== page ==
There are considerable start up costs. And I think they were already paid by the nice Japanese people with the fancy robots and the parts and the SMT plant who actually physically put together all the wonderful Cwejman designs for them. I think that those people have already made those investments many times over, and that the considerable start up costs have already been considered. And I don't know why, with those costs having been considered, I can't get a Cwejman S1 in my town...


I also wish we could get a Cwejman S1 MK II available from stock with no long wait and for a low price. Just want to point out that your comment does not reflect how contract manufacturing actually works. Assuming that a company is using a contract manufacturing facility to build their products, rather than their own in-house production capability, they typically have to pay a hefty deposit for the production run to the CM up front, often 50% of all materials, every time they want to start up a new production run of that product. And they may not get finished products until many months later, and they don't actually start getting any of their money back until months after THAT, when Thomann and Sweetwater get around to paying their bills for finished units that they received 60 days earlier.

This can mean that a company has to pay out many tens of thousands of dollars to the CM and then wait half a year or more before they start seeing it come back and pass the 'break even' point. This can be a huge cash flow challenge for a small company that is trying to make a production run of a product that isn't exactly cheap to make. And if they are not careful, this kind of cash flow problem can sink a company because they can literally go broke while waiting for the money they spent to come back in. I've worked in electronics manufacturing since about 1980 in both North America and China and I've seen companies go out of business due to exactly this kind of issue.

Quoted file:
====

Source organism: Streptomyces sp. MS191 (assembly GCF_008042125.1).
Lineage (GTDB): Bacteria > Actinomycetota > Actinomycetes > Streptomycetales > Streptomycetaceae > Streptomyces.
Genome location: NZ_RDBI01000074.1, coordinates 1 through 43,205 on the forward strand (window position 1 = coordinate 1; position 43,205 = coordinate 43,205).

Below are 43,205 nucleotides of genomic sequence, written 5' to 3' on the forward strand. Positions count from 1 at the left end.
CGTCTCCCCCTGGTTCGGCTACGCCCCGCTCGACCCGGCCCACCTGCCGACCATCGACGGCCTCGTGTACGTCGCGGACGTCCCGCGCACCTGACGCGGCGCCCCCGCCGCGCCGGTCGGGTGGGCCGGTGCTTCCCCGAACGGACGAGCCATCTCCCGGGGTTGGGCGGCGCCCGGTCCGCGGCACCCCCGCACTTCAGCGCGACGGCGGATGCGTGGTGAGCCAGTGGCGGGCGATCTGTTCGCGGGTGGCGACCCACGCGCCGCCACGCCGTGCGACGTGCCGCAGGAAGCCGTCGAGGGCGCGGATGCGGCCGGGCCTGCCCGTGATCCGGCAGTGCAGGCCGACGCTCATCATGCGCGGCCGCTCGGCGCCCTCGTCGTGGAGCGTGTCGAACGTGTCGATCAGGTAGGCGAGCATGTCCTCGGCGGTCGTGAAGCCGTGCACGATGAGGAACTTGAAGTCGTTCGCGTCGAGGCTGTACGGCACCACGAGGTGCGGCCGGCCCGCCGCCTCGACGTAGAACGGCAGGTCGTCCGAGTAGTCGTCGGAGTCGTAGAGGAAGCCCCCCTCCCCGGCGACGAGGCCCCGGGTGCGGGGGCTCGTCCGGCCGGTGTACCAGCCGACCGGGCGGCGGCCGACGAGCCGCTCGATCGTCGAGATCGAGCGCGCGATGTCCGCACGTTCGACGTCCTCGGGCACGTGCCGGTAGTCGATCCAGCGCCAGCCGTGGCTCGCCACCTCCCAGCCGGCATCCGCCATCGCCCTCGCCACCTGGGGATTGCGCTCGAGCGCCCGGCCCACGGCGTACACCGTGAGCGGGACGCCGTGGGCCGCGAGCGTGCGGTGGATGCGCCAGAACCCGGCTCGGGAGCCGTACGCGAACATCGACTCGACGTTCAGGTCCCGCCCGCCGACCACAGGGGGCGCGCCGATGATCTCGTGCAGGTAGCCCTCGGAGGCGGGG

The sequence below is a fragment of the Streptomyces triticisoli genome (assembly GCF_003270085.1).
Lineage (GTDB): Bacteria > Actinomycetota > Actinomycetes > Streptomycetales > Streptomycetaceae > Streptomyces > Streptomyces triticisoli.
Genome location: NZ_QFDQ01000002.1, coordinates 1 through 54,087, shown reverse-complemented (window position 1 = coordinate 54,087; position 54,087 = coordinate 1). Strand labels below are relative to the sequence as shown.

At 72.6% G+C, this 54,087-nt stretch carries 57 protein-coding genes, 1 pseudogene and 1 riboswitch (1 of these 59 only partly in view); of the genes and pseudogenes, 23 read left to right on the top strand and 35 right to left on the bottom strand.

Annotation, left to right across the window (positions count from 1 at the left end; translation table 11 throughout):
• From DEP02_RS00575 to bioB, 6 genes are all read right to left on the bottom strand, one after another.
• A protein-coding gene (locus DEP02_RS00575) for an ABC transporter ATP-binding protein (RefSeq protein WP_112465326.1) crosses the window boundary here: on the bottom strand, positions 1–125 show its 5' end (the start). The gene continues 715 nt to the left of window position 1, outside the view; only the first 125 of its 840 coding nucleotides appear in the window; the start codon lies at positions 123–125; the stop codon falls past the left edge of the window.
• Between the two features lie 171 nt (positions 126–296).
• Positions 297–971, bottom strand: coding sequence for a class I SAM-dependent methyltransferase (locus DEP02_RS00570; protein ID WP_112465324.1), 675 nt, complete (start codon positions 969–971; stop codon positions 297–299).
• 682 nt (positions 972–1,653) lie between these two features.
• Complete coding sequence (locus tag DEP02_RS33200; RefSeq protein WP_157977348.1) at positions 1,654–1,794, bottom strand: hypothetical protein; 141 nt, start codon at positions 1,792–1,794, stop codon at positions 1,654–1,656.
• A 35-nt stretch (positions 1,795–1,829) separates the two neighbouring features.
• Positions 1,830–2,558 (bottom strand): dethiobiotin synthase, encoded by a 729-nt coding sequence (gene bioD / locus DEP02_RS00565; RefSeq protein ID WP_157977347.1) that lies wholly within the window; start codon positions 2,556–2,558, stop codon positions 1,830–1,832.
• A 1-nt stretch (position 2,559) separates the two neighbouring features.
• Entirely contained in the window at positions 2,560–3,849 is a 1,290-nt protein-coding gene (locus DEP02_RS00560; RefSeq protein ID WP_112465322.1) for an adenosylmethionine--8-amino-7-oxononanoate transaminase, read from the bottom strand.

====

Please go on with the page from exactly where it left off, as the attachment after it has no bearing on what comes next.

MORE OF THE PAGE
Knowing this stuff doesn't do anything to get us readily available affordable Cwejmans, I just thought I'd provide some info about why companies can't always just build whatever they want whenever they want to, even when there are customers ready & willing to buy the product.
chiasticon
BTByrd wrote:
I don't get it. But maybe I missed something.

admittedly I know nothing about the inner workings of his business as well. but my first thought is I think you may be over-estimating the demand of Cwejman products. I’d say even scaling up to Moog levels (~60 employees) of production would even be overstating it. and Moog don’t exactly have their lack of people saying their gear is too expensive. but they don’t have waiting lists either (other than newly released synths not yet in production). how many people does Uli employ? thousands, right?

I’m not saying you’re wrong that a shift in business could change things. I just think pointing to Uli and saying “do it like him, it’s easy” doesn’t seem like a reasonable expectation.
BTByrd
Thank you for that, Dave. Genuinely! I admittedly don't know how contract manufacturing works in the synth industry and that was a helpful and concise overview. Though I'm a builder, I don't build synths and it is easy to project issues in one's own industry onto other industries. And I certainly don't want to misrepresent the situation, so thanks for pushing back on my pushback.

I know that's impossible for most synth builders to deliver a product that they build in-house unless they charge a fortune or deliver very slowly. I remember waiting for more than a year for Paul to build me a MOTM 440, but he had always told me "I'm slow, but I do good work." And that made sense to me. And when he kickstarted the E370, that made a lot of sense to me. But because I have no idea about contract manufacturing for electronics, the Cwejman situation just doesn't make sense to me. I'm still not sure it does, but thanks again to Dave for providing me with a helpful and concise explanation of the issue.